anti-mining

“Water is Life” was the slogan behind one of the most important mobilisations involving water last year where Native American tribes, calling themselves “water protectors”, fought against the construction of the Dakota Access pipeline for fear of it contaminating their main water source, as well as it destroying their sacred lands.

Mining companies have benefitted over the past few years from rising global demand and prices, but workers have seen little to no benefit from the boom.

Now mine workers are flexing their muscle to demand their share of the spoils.

With the passage of the Climate Change Act (CCA) that mandates a target of zero net emissions by 2050, Victoria is formally in the leadership among state and federal governments. 

The “clean coal” power generator being promoted by the federal government comes from a 2009 proposal by Clive Palmer to provide electricity to Galilee Basin coalmines planned by Palmer, Gina Rinehart and Adani.

Palmer’s Waratah Coal applied to the Clean Energy Finance Corporation on February 24 to finance a 900MW coal generator that proposes to use an unproven technology: carbon capture and storage.

The plan is to bury the emissions from the coal plant in the Galilee Basin, “sequestered” in an “un-mineable” area of coal seams one kilometre underground.

About 2500 workers have been on strike since February 9 at the Escondida mine in Chile’s north.

Owned by two Anglo-Australian mining giants, BHP Billiton and Rio Tinto, Escondida is the largest producer of “red gold” in the world. The mine extracts about 900,000 tonnes a year. This represents 20% of copper production in Chile, the country with the largest copper reserves in the world.

The Australian Mines and Metals Association (AMMA) has launched a video campaign demanding the federal government change workplace laws to restrict union entry into workplaces. The animated video depicts union representatives disrupting work on resource projects.

AMMA chief executive Steve Knott has also written to key senators and members of parliament, highlighting the “absurd costs, delays, productivity impacts and safety issues associated with the thousands of site entry requests resource employers now receive each year”.

A strike at Chile's Escondida copper mine, the world’s largest, entered its fifth day on February 13 with few signs of speedy resolution as workers threaten to stop production for up to two months.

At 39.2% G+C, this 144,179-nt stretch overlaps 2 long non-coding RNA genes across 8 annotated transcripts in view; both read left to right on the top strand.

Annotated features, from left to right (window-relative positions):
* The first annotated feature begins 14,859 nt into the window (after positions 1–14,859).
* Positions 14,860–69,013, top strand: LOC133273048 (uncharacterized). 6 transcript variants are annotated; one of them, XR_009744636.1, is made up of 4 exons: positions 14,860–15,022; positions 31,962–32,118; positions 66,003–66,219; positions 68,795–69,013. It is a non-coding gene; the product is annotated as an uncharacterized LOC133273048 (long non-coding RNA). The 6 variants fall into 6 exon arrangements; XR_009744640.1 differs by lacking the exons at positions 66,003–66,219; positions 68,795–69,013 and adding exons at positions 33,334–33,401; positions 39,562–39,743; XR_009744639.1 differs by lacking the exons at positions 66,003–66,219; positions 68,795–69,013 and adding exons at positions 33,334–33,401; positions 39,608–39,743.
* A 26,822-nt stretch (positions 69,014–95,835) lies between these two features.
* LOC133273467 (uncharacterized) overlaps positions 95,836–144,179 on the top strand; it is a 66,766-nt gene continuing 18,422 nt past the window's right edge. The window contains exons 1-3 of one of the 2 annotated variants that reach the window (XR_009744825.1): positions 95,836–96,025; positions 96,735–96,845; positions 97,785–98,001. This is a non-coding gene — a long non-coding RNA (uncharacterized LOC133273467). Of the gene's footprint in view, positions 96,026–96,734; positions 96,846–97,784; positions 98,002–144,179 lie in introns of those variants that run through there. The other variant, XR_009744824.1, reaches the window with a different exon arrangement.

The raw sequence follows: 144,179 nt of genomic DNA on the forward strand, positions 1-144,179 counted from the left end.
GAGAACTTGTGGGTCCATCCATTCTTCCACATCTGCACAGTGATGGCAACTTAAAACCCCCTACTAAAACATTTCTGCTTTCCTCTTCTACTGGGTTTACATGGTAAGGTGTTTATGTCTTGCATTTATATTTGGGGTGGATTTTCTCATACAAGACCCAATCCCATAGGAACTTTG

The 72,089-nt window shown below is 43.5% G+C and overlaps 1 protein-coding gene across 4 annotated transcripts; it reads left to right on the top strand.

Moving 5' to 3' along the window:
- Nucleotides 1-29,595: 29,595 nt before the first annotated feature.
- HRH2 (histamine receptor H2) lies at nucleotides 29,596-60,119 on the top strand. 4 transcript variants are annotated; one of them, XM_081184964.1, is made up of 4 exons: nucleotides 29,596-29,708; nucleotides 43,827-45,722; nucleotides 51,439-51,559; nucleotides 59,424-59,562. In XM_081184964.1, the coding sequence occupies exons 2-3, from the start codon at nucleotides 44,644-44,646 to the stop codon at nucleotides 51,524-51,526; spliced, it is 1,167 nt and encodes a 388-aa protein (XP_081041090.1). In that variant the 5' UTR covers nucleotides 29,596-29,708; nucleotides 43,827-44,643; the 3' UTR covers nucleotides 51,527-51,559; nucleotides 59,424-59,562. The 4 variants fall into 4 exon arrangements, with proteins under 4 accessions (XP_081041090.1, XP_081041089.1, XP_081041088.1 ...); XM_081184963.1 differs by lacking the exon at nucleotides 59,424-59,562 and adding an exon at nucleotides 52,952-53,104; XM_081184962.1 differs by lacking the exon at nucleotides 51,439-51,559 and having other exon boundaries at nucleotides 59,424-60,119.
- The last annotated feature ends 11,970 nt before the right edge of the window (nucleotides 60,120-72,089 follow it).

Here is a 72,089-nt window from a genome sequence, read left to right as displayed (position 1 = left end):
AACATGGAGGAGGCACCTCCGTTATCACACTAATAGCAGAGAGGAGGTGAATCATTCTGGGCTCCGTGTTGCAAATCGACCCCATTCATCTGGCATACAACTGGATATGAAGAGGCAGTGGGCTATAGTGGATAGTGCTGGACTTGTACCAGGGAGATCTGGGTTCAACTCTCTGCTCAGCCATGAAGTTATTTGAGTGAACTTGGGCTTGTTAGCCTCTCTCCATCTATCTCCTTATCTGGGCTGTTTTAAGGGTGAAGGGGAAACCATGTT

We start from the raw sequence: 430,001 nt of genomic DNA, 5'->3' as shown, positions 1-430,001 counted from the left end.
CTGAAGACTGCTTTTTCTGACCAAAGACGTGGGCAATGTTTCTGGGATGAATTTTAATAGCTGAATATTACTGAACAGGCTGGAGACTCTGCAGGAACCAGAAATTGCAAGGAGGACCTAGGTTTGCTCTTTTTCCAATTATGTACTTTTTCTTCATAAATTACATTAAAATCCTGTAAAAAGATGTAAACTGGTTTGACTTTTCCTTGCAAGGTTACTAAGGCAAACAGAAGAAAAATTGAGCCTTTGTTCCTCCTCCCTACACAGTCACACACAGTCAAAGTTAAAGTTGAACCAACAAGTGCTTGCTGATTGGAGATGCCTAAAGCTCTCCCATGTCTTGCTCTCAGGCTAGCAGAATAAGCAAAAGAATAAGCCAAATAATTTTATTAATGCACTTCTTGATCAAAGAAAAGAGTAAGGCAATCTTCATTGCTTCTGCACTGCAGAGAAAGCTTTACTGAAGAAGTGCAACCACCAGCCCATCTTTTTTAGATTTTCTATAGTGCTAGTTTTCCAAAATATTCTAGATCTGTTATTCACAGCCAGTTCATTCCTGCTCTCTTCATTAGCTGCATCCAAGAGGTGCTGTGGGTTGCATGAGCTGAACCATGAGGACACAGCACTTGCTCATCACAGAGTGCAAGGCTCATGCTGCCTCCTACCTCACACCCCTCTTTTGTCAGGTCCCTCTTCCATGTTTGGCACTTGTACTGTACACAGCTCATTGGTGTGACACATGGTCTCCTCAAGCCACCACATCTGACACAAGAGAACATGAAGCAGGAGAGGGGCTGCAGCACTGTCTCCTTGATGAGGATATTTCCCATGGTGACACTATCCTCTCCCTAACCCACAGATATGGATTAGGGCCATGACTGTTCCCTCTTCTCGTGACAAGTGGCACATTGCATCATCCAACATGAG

Workers began a strike at the Australian-run BHP Billiton mine on February 9 to put pressure on the company after failing to reach an agreement in wage negotiations.

The union said its 2500 members are committed to action and threatened a two-month work stoppage, leading BHP to admit that it will not be able to meet its contractual obligations.

Attorney-General George Brandis has moved fast to neutralise a recent Federal Court finding that all, not just some, native title claimants must agree for an Indigenous Land Use Agreement (ILUA) to be valid. The February 2 ruling overturned a ruling in 2010 that had decided the opposite.

Oro
Written & directed by Alvin Yapan
Feliz Film Productions, 2016

Oro, the Filipino film written and directed by Alvin Yapan released in December, is based on the 2014 murder of four small-scale miners in Sitio, Lahuy.

For 20 years, Elmer (Joem Bascon) and his men have freely mined in the tiny but gold-rich island of Lahuy Island in the town of Caramoan in Bicol.

Police in North Dakota arrested 76 people at the Standing Rock protest camp on February 1 as the Army Corp of Engineers cleared the way to continue construction of the Dakota Access Pipeline (DAPL) through Native American land.

The US$3.78 billion DAPL project involves building a 1886-kilometre long pipeline to shift almost half-a-million barrels of oil a day. Its route passes through Native American land on the Standing Rock Indian Reservation, threatening water supplies and sacred sites.

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